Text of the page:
Research News

Study: Tennessee teacher retention bonuses are paying off

Bonuses that keep highly effective teachers in low performing schools are cost effective for the state, and result in more productive students. (iStock)

Are cash incentives a possible solution to retaining highly effective teachers in low-performing schools? Yes, according to the results of a new Vanderbilt study that evaluated the state of Tennessee’s recent implementation of a $5,000 retention bonus program in low-performing schools.

In total, the state distributed more than $2.1 million in $5,000 retention bonuses to 361 highly effective teachers, who agreed to stay at a low-performing school during the 2013-14 school year.

Matthew Springer
Springer (Vanderbilt)

“To evaluate the program, we compared the retention rates of teachers who were just eligible for the bonus to those teachers who just missed being eligible for the bonus,” said Matthew Springer, assistant professor of public policy and education at Vanderbilt’s Peabody College of education and human development and director of the Tennessee Consortium on Research, Evaluation and Development at Peabody.

“We found that these performance incentives increase the likelihood of retention of top performing teachers by as much as 23 percent.”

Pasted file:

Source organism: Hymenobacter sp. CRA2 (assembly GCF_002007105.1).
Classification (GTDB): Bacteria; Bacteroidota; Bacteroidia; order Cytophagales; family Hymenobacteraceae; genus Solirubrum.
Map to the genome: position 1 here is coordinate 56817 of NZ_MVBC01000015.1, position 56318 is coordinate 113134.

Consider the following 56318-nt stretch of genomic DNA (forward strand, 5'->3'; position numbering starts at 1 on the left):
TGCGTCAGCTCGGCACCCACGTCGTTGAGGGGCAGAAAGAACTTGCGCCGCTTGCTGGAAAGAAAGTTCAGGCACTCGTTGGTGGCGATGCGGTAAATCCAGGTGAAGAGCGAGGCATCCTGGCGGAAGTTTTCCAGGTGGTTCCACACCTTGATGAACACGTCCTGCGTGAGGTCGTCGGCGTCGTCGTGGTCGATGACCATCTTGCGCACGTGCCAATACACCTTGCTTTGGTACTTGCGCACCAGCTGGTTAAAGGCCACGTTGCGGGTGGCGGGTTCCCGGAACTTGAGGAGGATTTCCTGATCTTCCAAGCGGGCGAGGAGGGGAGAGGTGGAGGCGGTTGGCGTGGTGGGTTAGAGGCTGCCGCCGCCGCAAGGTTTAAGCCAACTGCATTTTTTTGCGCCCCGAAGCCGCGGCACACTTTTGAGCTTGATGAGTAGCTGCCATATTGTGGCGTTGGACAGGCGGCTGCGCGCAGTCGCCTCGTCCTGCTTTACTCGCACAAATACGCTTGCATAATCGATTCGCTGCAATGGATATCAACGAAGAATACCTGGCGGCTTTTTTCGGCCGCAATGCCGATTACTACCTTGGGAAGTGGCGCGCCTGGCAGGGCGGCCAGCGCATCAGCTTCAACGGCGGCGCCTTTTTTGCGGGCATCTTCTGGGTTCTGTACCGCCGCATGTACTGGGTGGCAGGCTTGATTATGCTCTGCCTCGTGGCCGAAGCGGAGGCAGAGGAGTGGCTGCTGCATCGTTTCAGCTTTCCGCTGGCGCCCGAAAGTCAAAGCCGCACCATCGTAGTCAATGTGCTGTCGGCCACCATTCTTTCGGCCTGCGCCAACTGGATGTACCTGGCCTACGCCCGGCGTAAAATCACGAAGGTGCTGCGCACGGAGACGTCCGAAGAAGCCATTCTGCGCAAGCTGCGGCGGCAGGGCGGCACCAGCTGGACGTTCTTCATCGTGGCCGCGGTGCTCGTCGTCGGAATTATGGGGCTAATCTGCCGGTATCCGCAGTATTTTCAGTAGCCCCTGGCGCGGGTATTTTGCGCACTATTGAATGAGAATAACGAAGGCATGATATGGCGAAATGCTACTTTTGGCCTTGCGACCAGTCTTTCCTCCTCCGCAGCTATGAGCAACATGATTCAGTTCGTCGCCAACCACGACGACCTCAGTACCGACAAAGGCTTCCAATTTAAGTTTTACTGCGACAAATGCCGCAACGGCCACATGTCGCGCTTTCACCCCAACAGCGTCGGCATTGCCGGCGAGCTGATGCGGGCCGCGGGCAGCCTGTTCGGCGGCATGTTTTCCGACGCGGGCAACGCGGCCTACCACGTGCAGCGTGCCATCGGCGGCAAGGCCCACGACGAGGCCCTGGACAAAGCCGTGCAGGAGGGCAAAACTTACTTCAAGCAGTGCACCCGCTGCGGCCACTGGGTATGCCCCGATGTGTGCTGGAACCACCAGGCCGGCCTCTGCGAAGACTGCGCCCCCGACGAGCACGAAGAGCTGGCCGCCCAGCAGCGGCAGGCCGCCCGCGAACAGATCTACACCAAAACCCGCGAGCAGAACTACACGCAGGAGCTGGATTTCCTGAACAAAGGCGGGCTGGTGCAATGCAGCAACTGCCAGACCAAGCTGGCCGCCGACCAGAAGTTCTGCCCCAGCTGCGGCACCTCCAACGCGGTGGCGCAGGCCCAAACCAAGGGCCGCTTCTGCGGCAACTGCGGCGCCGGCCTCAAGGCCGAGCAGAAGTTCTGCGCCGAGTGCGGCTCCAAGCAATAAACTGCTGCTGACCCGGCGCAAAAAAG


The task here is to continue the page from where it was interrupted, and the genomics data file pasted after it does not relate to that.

Read Matthew Springer’s abstract.

Schools with high concentrations of poverty or racial minorities are less likely to retain highly effective teachers; and when these teachers move on, they are typically replaced with much less effective teachers. Ending that cycle could result in increased student achievement—and future earning potential, he said.

“We found that for every teacher that is retained as a result of the bonus, students taught by that teacher, rather than the likely replacement teacher, experience an increase in teacher effectiveness of 46 percentile points,” he said. “That is the equivalent of an average teacher elevating their performance to the 96th percentile.”

The bonus program is financially sustainable for the state, he added. “Along with savings from lowered turnover or replacement costs, we found that the bonus program could pay for itself in the long run when you consider the additional tax revenue from students’ predicted increased earnings if only 10 percent of bonus recipients continued teaching, and taught an average of 30 students for one year,” Springer said.

Retention of effective teachers has more benefits than selective firings, Springer said.

“In contrast to programs that try to improve teacher quality through termination of ineffective teachers, retention bonuses for effective teachers have the added benefit of creating greater stability, and leadership within a struggling school,” he said.